Mentoring Research

Mentoring associated with better attitudes about school

The effects of non-academic mentoring on school-related cognitions: A pilot study MacArthur, S. S., Higginbotham, B. J., & Ho, E. (2013). The effects of non-academic mentoring on school-related cognitions: A pilot study. Journal of Youth Development: Bridging Research and Practice, 8(1), 28-37. Introduction: Community-based mentoring (CBM) has emerged as a reliable intervention for at risk […]

Lower risk of hypertension for seniors who volunteer

Posted by Shilo Rea-Carnegie Mellon CARNEGIE MELLON (US) — Older adults who volunteer for at least 200 hours a year can decrease their risk of high blood pressure by 40 percent, a new study finds. The specific type of volunteer activity doesn’t matter, researchers say. It’s the amount of time spent volunteering that leads to […]

Combining mentoring with structured group activities: A potential after-school context for fostering relationships between girls and mentors

The Journal of Early Adolescence 2012 Deutsch summarized by UMass Boston clinical psychology student Laura Yoviene Problem: Most after-school programs are activity-oriented and aim to serve a specific purpose (i.e., sports, gang prevention), whereas mentoring programs offer a more relationally based intervention and have been linked to a myriad of positive youth outcomes. Accordingly,  with […]

New study highlights the importance of self-control in childhood

Converse, P. D., Piccone, K. A., & Tocci, M. C. (2014). Childhood self-control, adolescent behavior, and career success. Personality and Individual Differences, 59, 65-70. Summarized by Emily Manove, UMB clinical psychology doctoral student Introduction: Research has found that childhood self-control, defined as “internally focused active control tendencies involving regulation of thoughts, feelings, or behaviors” (pg. […]

How do parents feel about their children’s mentoring relationships?

Spencer, R., Basualdo-Delmonico, A., & Lewis, T.O. (2011). Working to make it work: The role of parents in the youth mentoring process. Journal of Community Psychology, 39 (1), 51-59. Parents want what’s best for their children, which is why they often go through the effort of enrolling their sons and daughters in programs like Big […]

Supportive Role Models, Coping Lead to Better Health in Poor Teens

Low-income teenagers who have supportive role models and engage in adaptive strategies have lower levels of a marker for cardiovascular risk than low-income teens without such resources, according to a new study. The study, by researchers at Northwestern University and the University of British Columbia, was published in the journal Child Development. “Low socioeconomic status […]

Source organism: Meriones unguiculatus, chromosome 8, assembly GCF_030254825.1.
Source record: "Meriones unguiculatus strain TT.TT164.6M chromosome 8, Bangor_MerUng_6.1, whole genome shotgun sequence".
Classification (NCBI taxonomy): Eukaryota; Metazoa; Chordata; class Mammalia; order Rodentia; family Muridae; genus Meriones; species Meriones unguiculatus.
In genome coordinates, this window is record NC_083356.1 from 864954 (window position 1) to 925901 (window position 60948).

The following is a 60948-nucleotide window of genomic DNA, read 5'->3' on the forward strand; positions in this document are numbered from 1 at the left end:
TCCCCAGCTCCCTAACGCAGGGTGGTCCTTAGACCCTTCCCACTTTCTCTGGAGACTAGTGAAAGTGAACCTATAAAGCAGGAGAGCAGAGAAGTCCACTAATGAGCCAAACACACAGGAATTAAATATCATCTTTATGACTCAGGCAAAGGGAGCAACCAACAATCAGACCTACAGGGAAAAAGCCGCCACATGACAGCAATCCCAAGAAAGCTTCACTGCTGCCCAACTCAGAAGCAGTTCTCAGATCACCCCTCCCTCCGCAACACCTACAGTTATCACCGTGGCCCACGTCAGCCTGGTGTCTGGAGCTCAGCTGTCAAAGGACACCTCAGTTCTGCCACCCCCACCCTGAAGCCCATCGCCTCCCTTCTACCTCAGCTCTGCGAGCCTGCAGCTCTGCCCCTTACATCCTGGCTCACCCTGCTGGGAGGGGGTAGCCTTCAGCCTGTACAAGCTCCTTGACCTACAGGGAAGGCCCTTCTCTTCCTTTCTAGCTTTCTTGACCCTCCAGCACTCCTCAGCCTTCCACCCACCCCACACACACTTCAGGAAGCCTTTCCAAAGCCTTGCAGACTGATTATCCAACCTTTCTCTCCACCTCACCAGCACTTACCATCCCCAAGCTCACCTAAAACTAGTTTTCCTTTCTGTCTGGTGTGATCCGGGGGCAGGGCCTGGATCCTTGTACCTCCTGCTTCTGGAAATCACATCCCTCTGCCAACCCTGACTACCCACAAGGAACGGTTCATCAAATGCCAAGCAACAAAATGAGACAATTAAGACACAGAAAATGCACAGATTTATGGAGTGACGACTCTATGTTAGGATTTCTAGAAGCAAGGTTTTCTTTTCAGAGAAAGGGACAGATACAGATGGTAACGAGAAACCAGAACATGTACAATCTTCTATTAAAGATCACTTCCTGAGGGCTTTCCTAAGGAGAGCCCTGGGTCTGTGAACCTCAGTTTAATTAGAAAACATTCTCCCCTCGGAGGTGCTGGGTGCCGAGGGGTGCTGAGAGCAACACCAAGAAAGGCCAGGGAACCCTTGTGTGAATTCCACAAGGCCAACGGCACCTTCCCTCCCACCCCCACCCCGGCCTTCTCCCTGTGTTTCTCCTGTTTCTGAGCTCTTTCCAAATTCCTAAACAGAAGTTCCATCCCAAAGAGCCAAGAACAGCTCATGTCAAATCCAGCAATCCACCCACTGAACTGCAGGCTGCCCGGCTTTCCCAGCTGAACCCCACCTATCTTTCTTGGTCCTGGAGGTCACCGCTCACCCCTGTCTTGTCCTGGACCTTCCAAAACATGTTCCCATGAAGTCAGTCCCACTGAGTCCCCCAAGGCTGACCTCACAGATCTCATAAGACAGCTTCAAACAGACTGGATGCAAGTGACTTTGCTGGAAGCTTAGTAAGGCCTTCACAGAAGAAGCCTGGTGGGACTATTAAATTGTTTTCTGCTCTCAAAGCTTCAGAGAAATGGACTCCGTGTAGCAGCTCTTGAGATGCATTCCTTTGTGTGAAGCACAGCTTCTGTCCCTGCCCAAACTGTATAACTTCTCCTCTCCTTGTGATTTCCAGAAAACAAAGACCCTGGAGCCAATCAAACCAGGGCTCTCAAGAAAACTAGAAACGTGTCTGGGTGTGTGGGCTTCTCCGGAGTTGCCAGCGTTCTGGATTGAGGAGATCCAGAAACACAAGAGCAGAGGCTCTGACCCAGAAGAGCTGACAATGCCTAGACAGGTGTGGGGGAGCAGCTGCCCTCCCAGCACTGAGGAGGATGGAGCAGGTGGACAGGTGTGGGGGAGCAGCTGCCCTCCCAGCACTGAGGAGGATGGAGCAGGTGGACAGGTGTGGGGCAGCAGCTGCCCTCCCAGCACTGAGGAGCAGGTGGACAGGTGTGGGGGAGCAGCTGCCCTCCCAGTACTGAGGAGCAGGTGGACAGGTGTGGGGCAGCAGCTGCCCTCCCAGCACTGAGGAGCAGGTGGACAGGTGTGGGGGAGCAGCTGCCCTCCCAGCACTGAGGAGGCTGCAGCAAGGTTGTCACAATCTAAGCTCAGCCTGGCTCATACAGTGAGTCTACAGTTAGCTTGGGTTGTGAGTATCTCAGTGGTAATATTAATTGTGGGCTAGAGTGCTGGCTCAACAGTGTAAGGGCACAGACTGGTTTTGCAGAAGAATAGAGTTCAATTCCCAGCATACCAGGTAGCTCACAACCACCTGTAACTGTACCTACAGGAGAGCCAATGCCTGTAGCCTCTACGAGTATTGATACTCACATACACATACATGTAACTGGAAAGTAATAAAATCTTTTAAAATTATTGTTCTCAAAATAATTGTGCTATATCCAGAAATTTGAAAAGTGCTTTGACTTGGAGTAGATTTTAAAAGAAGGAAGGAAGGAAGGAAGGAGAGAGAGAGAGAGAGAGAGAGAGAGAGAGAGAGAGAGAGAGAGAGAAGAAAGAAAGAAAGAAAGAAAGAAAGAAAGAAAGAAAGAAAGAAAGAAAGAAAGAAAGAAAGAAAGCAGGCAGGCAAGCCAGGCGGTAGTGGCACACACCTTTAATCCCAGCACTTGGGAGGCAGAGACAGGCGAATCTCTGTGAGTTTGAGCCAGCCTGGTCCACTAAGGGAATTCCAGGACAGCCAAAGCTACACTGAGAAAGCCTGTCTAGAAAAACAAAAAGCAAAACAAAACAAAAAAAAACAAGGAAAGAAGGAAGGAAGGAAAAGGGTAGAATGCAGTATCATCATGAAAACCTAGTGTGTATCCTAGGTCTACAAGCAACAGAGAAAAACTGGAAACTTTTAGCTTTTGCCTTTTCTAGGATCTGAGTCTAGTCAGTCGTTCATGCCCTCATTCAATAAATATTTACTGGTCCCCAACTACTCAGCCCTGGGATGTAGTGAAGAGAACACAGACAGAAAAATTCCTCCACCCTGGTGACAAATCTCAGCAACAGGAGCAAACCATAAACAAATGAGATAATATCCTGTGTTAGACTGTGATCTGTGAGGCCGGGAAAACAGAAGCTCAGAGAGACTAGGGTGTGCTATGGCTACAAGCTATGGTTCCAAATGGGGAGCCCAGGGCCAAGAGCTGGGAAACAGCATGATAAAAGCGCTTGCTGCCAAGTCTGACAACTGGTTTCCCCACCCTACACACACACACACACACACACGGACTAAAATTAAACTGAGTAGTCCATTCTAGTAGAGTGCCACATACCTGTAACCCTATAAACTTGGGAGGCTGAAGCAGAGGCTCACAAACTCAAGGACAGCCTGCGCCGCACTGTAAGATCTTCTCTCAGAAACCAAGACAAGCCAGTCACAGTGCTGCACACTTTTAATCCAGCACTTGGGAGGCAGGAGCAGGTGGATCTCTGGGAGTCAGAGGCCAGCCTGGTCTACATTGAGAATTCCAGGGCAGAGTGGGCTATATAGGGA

Mentally Stepping Back from Problems Helps Youth Deal with Negative Emotions

Adolescence is a time of frequent and intense emotional experiences, but some youth handle their emotions better than others. Why do some young people react adaptively while others ruminate? A new study of adolescents shows that youth who mentally take a step back from their own point of view when thinking about something troubling can […]

Pulling youth out of class for school-based mentoring might be counter-productive

Schwartz S. O., Rhodes, J. E., & Herrera, C. (2012). The influence of meeting time on academic outcomes in school-based mentoring. Children and Youth Services Review, 34, 1, 2319-2326 Method: Participants in the study (N = 1,139) were part of the national evaluation of the Big Brothers Big Sisters school-based mentoring program, about half of […]

Which mentor characteristics lead to the most satisfying matches?

  This article was summarized by UMB doctoral candidate in clinical psychology, Laura Yoviene, MA Leyton-Armakan, J., Lawrence, E., Deutsch, N., Williams, J., & Henneberger, A. (2012). Effective youth mentors: The relationship between initial characteristics of college women mentors and mentee satisfaction and outcome. Journal of Community Psychology, 40 (8), 906-920. Which mentor characteristics lead […]

Texting too Much? Implications of Text Messaging for Adolescent Well-Being

By Tara Kuther, Society for Research on Adolescence Adolescents rely on text messaging to communicate with their friends more than any other form of contact, including face-to-face interaction. Most research to date on text messaging has relied on self-report surveys.  Underwood and colleagues conducted a naturalistic study of text messaging in 172 14-year old adolescents […]